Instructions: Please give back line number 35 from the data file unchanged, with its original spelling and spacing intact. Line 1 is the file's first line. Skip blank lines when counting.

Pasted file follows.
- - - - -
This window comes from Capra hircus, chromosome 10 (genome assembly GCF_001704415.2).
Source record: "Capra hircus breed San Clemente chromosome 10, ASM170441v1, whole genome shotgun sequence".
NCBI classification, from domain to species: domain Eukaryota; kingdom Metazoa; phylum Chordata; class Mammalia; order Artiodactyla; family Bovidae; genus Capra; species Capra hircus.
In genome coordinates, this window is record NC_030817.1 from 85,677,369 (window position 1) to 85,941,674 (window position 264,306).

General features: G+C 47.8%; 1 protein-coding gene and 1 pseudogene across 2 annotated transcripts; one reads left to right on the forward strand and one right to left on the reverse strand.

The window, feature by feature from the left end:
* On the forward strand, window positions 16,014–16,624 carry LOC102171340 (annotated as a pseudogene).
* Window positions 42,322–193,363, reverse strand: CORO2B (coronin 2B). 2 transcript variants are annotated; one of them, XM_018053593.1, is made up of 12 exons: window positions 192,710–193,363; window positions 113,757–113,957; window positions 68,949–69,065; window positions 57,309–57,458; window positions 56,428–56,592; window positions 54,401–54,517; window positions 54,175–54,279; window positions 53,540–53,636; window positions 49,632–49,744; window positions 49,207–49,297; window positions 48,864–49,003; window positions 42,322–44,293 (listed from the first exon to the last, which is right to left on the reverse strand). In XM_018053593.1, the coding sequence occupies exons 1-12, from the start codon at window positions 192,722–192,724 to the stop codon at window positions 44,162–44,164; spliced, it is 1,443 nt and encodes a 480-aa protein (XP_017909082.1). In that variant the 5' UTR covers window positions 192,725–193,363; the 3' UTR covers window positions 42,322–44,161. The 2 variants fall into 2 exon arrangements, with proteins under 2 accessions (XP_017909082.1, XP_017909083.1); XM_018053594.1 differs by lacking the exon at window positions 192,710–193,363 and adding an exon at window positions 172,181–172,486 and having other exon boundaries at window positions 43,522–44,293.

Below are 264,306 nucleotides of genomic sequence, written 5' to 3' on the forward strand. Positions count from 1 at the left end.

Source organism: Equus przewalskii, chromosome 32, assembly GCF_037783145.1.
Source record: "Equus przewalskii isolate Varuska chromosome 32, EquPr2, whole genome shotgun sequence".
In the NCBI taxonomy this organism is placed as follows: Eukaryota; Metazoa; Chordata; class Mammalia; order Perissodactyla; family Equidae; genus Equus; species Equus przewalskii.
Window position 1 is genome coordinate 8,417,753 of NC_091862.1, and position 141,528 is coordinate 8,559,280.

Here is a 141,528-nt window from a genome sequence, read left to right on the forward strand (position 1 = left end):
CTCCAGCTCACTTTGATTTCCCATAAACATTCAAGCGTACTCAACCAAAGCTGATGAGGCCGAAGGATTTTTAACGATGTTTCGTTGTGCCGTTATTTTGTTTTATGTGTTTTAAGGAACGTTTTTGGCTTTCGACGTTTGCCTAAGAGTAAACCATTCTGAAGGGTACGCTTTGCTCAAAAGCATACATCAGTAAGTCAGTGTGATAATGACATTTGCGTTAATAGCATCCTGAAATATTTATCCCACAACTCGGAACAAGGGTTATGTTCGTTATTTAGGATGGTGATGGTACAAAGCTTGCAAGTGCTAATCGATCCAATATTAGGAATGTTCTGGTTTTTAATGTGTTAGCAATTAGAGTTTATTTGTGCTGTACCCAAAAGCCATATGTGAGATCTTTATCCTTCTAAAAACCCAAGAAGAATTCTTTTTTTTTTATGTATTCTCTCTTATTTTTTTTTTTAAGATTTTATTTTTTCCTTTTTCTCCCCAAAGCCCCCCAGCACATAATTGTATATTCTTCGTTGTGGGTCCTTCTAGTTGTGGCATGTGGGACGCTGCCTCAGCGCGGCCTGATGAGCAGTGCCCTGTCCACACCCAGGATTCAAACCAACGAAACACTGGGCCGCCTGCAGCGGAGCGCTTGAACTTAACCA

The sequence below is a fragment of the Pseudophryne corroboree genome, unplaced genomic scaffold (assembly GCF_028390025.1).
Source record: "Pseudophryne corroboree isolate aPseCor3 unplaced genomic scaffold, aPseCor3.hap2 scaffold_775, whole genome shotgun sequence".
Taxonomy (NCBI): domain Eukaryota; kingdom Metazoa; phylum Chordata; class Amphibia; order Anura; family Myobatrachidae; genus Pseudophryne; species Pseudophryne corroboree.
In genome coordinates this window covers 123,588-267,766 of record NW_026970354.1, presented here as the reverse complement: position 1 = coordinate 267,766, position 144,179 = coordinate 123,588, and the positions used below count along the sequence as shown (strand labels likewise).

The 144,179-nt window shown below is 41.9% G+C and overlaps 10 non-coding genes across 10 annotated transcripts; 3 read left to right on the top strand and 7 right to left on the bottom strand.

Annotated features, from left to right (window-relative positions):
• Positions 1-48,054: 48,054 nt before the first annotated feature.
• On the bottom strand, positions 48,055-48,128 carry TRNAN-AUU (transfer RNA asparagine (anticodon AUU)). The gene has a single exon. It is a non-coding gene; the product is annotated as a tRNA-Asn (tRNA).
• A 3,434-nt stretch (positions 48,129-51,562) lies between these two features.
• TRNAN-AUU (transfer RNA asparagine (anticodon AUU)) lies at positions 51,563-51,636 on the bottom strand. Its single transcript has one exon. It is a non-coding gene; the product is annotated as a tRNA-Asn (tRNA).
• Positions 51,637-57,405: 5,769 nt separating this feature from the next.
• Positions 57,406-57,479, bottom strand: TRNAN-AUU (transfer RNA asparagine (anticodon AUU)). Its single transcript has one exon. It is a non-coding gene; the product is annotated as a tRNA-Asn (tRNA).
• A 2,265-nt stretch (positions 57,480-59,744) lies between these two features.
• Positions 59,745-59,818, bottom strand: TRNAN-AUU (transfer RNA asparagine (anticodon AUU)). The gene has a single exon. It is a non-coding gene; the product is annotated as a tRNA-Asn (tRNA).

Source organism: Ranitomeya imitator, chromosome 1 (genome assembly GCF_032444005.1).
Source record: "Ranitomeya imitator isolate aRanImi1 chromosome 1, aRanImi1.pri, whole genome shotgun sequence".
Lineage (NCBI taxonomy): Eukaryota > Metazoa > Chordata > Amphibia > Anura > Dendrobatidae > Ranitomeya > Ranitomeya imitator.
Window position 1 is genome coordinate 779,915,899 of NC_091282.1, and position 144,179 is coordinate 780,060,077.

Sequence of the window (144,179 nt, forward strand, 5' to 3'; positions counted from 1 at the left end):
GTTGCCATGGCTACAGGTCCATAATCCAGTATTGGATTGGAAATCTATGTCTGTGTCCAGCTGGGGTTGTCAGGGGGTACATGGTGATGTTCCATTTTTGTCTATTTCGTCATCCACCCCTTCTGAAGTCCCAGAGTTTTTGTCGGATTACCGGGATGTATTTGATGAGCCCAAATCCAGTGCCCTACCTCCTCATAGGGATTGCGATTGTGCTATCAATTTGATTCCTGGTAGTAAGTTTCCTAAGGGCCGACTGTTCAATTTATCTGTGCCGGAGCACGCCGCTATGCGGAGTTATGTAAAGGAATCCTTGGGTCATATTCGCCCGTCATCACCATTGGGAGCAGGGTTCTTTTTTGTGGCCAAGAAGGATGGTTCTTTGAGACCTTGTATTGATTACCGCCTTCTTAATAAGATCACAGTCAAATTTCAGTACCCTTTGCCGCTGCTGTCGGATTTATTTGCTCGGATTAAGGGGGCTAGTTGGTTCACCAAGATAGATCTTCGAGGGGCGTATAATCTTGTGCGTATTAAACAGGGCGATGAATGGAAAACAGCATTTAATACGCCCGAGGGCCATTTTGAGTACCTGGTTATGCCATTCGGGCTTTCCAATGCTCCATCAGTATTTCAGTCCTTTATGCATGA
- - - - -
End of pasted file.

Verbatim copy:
GTTGCCATGGCTACAGGTCCATAATCCAGTATTGGATTGGAAATCTATGTCTGTGTCCAGCTGGGGTTGTCAGGGGGTACATGGTGATGTTCCATTTTTGTCTATTTCGTCATCCACCCCTTCTGAAGTCCCAGAGTTTTTGTCGGATTACCGGGATGTATTTGATGAGCCCAAATCCAGTGCCCTACCTCCTCATAGGGATTGCGATTGTGCTATCAATTTGATTCCTGGTAGTAAGTTTCCTAAGGGCCGACTGTTCAATTTATCTGTGCCGGAGCACGCCGCTATGCGGAGTTATGTAAAGGAATCCTTGGGTCATATTCGCCCGTCATCACCATTGGGAGCAGGGTTCTTTTTTGTGGCCAAGAAGGATGGTTCTTTGAGACCTTGTATTGATTACCGCCTTCTTAATAAGATCACAGTCAAATTTCAGTACCCTTTGCCGCTGCTGTCGGATTTATTTGCTCGGATTAAGGGGGCTAGTTGGTTCACCAAGATAGATCTTCGAGGGGCGTATAATCTTGTGCGTATTAAACAGGGCGATGAATGGAAAACAGCATTTAATACGCCCGAGGGCCATTTTGAGTACCTGGTTATGCCATTCGGGCTTTCCAATGCTCCATCAGTATTTCAGTCCTTTATGCATGA